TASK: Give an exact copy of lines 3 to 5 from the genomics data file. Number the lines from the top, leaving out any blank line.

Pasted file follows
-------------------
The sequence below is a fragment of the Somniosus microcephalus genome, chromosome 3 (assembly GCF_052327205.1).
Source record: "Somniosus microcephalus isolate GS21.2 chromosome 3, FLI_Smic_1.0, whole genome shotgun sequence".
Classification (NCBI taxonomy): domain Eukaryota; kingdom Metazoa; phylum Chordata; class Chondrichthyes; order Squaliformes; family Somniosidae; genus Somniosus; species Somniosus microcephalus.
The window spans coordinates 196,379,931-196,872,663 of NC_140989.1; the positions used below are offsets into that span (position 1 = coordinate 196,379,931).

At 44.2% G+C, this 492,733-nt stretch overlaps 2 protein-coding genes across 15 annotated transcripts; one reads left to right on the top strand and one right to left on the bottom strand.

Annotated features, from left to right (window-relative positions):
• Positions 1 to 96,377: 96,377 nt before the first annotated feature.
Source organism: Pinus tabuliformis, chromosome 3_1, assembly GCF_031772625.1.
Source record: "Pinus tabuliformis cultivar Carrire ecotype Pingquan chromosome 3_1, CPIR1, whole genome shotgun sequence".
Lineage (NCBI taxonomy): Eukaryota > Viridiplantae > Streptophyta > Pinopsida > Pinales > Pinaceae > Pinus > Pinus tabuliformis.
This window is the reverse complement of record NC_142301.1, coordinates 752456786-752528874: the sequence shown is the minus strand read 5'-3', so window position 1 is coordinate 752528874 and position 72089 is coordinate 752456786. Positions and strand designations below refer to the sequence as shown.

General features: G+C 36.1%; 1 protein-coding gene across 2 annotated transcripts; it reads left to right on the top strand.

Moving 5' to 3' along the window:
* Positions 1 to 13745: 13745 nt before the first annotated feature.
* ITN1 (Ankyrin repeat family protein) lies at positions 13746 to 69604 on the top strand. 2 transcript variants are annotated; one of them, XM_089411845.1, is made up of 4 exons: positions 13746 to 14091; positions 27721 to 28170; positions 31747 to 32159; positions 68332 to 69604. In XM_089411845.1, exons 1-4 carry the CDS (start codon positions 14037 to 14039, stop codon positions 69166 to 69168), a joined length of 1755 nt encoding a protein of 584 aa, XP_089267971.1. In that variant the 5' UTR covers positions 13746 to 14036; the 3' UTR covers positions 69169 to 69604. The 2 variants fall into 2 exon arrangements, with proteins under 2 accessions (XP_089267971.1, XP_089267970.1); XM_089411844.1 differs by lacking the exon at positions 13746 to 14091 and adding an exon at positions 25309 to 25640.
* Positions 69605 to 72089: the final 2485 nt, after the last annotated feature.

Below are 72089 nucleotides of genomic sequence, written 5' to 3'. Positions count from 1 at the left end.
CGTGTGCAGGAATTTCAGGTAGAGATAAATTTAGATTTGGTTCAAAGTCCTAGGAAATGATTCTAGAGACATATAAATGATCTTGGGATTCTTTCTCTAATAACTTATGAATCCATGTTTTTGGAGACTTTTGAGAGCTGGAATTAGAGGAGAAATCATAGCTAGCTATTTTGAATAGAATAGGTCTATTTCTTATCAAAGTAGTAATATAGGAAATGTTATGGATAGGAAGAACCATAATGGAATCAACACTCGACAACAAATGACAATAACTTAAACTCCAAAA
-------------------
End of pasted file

Classification (NCBI taxonomy): domain Eukaryota; kingdom Metazoa; phylum Chordata; class Chondrichthyes; order Squaliformes; family Somniosidae; genus Somniosus; species Somniosus microcephalus.
The window spans coordinates 196,379,931-196,872,663 of NC_140989.1; the positions used below are offsets into that span (position 1 = coordinate 196,379,931).

At 44.2% G+C, this 492,733-nt stretch overlaps 2 protein-coding genes across 15 annotated transcripts; one reads left to right on the top strand and one right to left on the bottom strand.